<i>In situ</i> quantification of diverse titanium dioxide nanoparticles unveils selective endoplasmic reticulum stress-dependent toxicity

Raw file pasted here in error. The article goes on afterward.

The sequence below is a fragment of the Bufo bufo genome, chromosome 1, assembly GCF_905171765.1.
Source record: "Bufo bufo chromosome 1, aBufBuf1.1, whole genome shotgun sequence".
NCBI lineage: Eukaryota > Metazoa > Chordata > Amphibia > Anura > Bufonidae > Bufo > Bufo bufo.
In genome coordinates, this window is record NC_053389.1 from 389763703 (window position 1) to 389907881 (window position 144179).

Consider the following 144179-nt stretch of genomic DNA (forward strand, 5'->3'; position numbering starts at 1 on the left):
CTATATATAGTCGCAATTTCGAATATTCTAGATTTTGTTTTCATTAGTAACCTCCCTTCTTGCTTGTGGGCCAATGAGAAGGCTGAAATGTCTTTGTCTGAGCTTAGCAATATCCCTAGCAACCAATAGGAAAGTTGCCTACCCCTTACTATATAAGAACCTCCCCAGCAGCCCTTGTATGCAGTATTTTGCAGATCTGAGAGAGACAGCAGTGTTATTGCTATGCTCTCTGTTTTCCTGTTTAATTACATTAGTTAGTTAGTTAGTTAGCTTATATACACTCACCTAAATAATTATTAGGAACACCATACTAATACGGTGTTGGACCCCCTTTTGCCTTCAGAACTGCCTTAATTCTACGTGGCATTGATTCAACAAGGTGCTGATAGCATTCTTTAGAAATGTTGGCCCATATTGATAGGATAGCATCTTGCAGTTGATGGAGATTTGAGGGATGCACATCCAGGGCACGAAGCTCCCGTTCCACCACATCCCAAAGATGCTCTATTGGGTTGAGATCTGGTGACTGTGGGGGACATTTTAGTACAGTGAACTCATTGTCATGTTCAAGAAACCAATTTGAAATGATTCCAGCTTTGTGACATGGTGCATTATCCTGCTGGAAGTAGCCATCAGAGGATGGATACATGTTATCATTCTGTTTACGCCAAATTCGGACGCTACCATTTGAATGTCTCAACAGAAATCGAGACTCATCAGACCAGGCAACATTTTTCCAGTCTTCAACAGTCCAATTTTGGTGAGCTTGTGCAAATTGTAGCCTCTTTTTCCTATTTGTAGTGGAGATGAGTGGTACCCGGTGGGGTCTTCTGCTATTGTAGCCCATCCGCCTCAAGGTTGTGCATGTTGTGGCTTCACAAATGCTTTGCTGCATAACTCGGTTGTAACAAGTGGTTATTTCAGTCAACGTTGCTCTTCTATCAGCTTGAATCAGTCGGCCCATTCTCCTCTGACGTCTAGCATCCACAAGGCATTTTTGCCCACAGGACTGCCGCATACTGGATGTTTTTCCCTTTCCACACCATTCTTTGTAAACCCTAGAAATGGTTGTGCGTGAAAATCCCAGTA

<p>Although titanium dioxide nanoparticles (TiO<sub>2</sub> NPs) have been extensively studied, their possible impact on health due to their specific properties supported by their size and geometry, remains to be fully characterized to support risk assessment. To further document NPs biological effects, we investigated the impact of TiO<sub>2</sub> NPs morphology on biological outcomes. To this end, TiO<sub>2</sub> NPs were synthesized as nanoneedles (NNs), titanate scrolled nanosheets (TNs), gel-sol-based isotropic nanoparticles (INPs) and tested for perturbation of cellular homeostasis (cellular ion content, cell proliferation, stress pathways) in three cell types and compared to the P25. We showed that TiO<sub>2</sub> NPs were internalized at various degrees and their toxicity depended on both titanium content and NPs shape, which impacted on intracellular calcium homeostasis thereby leading to endoplasmic reticulum stress. Finally, we showed that a minimal intracellular content of TiO<sub>2</sub> NPs was mandatory to induce toxicity enlightening once more the crucial notion of internalized dose threshold beside the well-recognized dose of exposure.</p>